Ridley Scott’s film "Exodus: Gods and Kings,” has not been without controversy -- for taking liberties with the Bible and the racial tilt of its casting, among other things. And in the latest flak for the film, Morocco has banned theaters from showing the biblical blockbuster just one day before it was to be screened, according to Agence France-Presse.
Although the state-run Moroccan Cinema Center, which governs the film industry there, had initially OK’d the screening of “Exodus,” theater managers said they had received verbal instructions from CCM not to screen the film, according to Media24.
Sarim Fassi-Fihri, chief of the Moroccan Cinema Center, declined to comment on his organization’s decision.
Theater manager Hassan Belkady, who runs Cinema Rif in Casablanca, told Media24 that he was told that if he didn’t ban “Exodus,” CCM warned him that he would be shut down. "They phoned and threatened they would shut down the theater if I did not take the film off the schedule," said Belkady.
Managers at Renaissance Cinema in Rabat were told that the ban was nationwide, TelQuel magazine reported.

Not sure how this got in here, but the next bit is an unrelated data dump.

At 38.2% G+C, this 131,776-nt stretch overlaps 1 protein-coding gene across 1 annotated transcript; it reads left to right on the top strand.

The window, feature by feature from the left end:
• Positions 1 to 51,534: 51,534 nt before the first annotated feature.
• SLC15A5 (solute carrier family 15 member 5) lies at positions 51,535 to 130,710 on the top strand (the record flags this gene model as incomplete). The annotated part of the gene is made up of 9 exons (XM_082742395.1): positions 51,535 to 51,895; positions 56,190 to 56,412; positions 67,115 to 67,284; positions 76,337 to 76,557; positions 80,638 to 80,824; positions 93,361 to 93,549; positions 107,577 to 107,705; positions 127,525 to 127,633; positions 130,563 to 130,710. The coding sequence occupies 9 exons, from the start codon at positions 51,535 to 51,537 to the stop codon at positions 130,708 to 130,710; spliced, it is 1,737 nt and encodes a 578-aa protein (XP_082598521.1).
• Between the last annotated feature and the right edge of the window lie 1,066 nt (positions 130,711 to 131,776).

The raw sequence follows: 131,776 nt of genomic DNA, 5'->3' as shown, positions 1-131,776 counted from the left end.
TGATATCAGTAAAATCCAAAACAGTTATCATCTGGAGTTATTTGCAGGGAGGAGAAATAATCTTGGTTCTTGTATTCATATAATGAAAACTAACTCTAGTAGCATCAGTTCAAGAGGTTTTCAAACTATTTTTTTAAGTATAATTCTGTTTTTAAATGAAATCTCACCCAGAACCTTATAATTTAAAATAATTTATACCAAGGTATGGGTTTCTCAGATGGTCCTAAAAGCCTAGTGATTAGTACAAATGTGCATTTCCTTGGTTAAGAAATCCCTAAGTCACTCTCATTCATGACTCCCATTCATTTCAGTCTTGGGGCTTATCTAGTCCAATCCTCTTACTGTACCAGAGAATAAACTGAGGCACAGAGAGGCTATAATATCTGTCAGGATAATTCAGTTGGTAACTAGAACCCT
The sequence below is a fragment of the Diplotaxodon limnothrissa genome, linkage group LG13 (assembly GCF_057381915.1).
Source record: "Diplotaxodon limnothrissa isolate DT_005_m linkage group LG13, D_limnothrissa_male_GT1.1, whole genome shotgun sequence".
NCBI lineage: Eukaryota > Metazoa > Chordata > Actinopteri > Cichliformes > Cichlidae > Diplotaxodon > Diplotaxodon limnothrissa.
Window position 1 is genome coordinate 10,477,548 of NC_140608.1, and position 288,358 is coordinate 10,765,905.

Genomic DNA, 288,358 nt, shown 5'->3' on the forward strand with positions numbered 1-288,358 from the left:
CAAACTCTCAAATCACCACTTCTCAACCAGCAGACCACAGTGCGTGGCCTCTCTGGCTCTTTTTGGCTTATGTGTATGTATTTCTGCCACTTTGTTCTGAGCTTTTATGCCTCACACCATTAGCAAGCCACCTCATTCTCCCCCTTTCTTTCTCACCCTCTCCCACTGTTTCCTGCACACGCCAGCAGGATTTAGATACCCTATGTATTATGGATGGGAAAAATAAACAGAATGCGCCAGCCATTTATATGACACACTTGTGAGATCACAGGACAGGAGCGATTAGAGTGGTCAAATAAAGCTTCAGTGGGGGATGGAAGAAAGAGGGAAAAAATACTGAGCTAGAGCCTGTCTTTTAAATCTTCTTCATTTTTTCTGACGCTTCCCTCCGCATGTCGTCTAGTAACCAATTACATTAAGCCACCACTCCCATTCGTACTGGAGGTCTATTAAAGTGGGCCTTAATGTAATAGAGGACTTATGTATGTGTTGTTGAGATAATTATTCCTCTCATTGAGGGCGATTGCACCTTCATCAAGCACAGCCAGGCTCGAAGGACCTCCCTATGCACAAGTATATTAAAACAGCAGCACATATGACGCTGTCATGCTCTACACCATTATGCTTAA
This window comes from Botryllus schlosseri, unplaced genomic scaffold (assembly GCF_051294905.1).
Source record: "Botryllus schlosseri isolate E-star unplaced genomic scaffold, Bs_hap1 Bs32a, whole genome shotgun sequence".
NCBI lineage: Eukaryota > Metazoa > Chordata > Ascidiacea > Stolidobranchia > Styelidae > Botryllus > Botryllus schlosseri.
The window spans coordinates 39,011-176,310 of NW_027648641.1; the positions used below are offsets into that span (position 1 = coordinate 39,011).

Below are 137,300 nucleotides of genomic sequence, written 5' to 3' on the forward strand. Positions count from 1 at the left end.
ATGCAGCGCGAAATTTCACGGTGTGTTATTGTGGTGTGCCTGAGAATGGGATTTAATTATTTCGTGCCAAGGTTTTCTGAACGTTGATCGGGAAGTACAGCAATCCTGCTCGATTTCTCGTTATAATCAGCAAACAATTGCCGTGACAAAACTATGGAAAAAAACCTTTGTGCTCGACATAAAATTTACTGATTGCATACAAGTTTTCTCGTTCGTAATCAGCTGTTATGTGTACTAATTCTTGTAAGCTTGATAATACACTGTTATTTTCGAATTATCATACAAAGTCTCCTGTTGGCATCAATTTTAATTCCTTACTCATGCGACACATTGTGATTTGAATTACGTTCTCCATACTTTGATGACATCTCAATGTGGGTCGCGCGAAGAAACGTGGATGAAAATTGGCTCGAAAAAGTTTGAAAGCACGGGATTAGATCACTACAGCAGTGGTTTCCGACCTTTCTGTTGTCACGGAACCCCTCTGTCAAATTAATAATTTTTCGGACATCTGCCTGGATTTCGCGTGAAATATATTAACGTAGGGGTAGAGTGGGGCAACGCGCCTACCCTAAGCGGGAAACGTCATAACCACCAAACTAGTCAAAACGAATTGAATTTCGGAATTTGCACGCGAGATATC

“Exodus” retells the biblical story of Moses leading the Israelites out of Egypt, and the film has not been without controversy prior to news of its ban in Morocco.
During the summer, director Scott riled up Christian groups when he told Entertainment Weekly that he was planning on filming the Old Testament scene of Moses parting the Red Sea not as a divine miracle, but rather as a phenomenon based on science. Then, Christian Bale, who plays Moses, told a group of international reporters that he thought his character “was likely schizophrenic and was one of the most barbaric individuals that I ever read about in my life,” according to Hollywood Reporter, further angering Christian and Jewish groups.
The film's detractors also include those who criticize Scott's casting of white actors in leading roles while giving slave roles to black actors, Christian Today reported. A Change.org petition urged people to boycott the film. "The Bible says both Egyptians and Ethiopians are descendants of Ham," the petition reads. "Remember, Egypt wasn't invaded by Rome until 300 B.C. Egypt is in Africa, not Europe."
Agence France-Presse speculated that the ban was put into place because Muslims believe that Moses is a prophet and hence should not be depicted in any pictorial representation, and Morocco is a largely Muslim country.